Two shopping carts again today. One completely filled with aluminum pans filled with pasta. This has to stop. Who is doing this? Thankfully, neither is chained to the scaffolding so I wheel them both to the garbage cans and leave them there.
John and Ted come to my office to work on the business plan and budget of church and Centre. Key to the project will be the church’s own sense of its strategy for growth. When John says that we can’t wait for a superman, I say that we’ve known that for a year. When we moved to come back, we took our own fate in our own hands, took responsibility for ourselves. And have been reclaiming our space step by step, inch by inch. It also seems that our growth strategy will need to be another variation on the community of communities idea. And John challenges me to go to the edge of radical theology. We changed from rebuild for rebirth to reborn for rebuilding. If we only can have the time....
Keisha comes in to talk about getting married. We talk about what the service might look like, then I show her the sanctuary. The sanctuary is still beautiful, but the church house, it’s rawness can be shocking. I’m wondering what she’s thinking. If she gets married here, it will be the first marriage in over three years. Something else I didn’t think I’d see again.
Outside on the steps, an older woman with a fine sun hat and umbrella approaches. Asks what’s going on with the church. I tell her our story. She tells me she’s Jamaica born, raised between there and London. Worked in international development. She has a lot of ideas for grass roots fundraising strategies. Bottom, not top down. Her voice has that beautiful lilt to it, more British than Jamaican. I take her name. Hope that she will help.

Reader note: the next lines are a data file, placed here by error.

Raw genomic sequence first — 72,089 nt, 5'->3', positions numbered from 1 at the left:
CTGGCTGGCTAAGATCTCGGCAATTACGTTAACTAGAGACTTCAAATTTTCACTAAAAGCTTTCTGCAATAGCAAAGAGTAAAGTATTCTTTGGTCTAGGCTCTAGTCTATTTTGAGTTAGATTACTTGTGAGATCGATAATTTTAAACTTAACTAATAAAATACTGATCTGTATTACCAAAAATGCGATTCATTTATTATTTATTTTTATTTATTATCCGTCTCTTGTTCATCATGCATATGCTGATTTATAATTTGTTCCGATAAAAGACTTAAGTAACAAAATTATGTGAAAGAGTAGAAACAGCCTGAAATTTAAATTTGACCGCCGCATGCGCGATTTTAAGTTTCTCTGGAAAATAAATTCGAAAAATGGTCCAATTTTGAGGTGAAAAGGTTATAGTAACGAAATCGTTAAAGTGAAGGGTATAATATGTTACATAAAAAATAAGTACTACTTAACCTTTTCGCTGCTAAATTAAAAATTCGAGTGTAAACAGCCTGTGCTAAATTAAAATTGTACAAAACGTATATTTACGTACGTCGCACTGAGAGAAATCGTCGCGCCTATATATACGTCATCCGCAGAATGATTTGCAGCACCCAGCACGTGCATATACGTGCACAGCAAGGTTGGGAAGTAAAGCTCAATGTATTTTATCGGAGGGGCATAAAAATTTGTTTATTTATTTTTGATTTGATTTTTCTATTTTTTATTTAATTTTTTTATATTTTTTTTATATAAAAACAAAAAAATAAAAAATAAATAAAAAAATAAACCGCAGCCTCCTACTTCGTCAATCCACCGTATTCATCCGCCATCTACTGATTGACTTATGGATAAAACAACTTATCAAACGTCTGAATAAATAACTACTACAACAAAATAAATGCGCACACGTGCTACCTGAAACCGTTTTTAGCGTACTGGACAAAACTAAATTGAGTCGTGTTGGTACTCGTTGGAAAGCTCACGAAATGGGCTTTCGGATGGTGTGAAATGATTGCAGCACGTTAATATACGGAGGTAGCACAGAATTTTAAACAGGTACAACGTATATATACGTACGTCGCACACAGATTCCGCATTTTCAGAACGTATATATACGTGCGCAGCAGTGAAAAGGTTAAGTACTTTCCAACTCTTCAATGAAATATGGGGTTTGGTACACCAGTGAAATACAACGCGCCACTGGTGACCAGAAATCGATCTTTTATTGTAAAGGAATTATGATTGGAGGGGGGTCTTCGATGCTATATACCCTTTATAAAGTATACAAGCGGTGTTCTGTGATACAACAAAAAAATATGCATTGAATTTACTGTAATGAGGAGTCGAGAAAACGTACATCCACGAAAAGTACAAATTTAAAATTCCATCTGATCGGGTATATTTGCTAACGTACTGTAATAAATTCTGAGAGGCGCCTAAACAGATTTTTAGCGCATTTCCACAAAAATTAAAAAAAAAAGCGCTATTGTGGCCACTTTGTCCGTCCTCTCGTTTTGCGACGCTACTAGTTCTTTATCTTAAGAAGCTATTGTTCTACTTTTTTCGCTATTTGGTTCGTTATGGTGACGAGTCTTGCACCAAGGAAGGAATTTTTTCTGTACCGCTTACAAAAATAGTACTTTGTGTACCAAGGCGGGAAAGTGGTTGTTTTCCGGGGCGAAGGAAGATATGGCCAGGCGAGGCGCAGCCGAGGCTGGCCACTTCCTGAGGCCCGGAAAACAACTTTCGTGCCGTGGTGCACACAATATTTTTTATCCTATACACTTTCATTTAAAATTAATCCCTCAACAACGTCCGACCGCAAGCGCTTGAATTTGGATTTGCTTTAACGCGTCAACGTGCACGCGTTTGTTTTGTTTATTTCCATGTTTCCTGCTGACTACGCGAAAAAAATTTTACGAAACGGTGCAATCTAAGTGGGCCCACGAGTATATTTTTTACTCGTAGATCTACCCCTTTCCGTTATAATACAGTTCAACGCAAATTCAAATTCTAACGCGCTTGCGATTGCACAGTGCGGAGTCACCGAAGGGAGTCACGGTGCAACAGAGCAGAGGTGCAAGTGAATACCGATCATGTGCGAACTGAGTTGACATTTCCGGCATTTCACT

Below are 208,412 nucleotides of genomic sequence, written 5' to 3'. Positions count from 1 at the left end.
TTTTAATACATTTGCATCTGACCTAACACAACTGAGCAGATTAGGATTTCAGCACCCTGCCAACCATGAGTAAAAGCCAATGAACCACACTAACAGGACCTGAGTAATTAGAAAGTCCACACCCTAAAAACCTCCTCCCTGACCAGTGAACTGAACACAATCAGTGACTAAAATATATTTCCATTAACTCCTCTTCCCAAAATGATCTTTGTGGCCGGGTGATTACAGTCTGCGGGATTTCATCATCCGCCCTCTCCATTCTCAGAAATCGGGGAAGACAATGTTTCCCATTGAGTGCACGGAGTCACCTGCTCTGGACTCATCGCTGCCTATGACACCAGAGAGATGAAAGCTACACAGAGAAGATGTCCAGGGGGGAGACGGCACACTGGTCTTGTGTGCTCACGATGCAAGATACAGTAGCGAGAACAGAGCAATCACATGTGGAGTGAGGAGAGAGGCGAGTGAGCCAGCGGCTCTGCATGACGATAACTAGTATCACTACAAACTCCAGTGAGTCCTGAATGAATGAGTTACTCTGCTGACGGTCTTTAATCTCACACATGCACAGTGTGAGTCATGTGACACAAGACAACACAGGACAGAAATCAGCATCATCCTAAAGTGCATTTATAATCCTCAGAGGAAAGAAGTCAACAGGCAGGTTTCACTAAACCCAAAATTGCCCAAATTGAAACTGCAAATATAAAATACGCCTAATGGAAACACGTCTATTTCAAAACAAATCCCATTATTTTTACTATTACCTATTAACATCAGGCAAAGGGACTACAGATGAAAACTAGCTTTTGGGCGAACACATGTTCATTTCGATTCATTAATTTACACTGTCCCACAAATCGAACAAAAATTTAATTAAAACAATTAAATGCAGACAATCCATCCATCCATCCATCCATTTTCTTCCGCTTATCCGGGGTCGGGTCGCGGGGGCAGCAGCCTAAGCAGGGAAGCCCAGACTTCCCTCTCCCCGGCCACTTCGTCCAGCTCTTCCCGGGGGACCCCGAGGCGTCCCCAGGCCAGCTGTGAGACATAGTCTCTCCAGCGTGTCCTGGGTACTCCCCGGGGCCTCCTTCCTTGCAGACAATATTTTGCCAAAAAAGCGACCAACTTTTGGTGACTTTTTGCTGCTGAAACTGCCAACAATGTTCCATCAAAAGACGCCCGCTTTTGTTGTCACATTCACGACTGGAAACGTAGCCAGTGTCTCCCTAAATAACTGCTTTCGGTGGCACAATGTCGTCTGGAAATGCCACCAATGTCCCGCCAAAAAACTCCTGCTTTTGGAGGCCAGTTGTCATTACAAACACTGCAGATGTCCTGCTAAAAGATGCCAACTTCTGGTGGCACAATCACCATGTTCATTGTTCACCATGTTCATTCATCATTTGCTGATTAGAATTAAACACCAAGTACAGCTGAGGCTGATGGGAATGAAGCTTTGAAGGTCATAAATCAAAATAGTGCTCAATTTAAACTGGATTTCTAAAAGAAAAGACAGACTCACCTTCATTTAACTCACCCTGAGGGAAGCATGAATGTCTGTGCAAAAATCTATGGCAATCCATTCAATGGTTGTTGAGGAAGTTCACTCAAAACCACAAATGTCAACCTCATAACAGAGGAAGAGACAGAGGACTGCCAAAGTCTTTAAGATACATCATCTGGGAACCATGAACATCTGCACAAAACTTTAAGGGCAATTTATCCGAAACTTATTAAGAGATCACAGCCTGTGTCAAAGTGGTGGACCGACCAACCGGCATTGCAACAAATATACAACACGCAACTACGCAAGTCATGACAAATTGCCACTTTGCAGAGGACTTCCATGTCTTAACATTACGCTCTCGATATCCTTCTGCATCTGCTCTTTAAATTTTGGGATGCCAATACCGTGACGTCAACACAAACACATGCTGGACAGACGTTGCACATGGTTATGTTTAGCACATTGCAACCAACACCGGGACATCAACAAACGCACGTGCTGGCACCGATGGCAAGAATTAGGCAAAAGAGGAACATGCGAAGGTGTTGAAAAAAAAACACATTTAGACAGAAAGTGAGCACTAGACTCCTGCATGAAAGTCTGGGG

Across the street from where I live is my favorite Mexican restaurant, Gabriela’s. This is one of those moments you dread, when it’s a restaurant you really like that has its labor practices challenged. Age discrimination. Sexual harassment. Retribution. That’s what has drawn the demonstrators to the street today. I have come at the invitation of my friends from the Justice Will Be Served campaign. Hope is passing out leaflets.
Tracy, the organizer asks me to speak. I’m wearing my collar, ready to go. I speak about how exciting it is to see the movement that’s growing block by block, restaurant by restaurant. One group of workers inspiring another. The way the movement has transcended race and language and culture. And how brave the women of Gabriela’s are to stand up and speak out, even at the risk of retribution. How they deserve honor and respect, even as every worker deserves the dignity of their labor and a decent wage. And how our neighborhood can become the first sweatshop free zone in the city.
Tracy wants to know more abut what it was like to grow up in Pittsburgh while the steel industry crashed. And the steelworkers with them.
As I’m speaking with Tracy and Hope, a later middle aged white man is taking our photographs. He wants to know what my collar's made of paper?
No, I say, actually it’s made of plastic.
So why would you wear a plastic collar?
Because pressed linen is too expensive.
Why don’t you do something meaningful, like something about immigration rights?
Hope says that we do, Does he want to join us?
No. We need an amnesty act. And you need to stop causing trouble for someone just trying to give people jobs, make a living...
OK. This is weird. Tracy is just a bit anxious...he takes some more pictures and goes away.
Back at the church, Danielle is in the balcony. RL and Dave the sound guy from P & G have ridden in like the cavalry to see if they can rescue our lighting for this Friday’s tsunami benefit. I haven’t seen RL since the morning after the Crafts Fair and Music Festival last December. In his stetson and long white hair he looks like an old cowboy. They’re looking for the poor man (church)’s solution with what we’ve already got. RL’s doing this for Amanda. And because I let him read a poem. And because he enjoys being not a Christian helping a church.
There’s work on the archives to do for Norm. There’s clean up for the Friday night concert to do. And the hard work of trying to bring our concert series to life. In two and a half short weeks....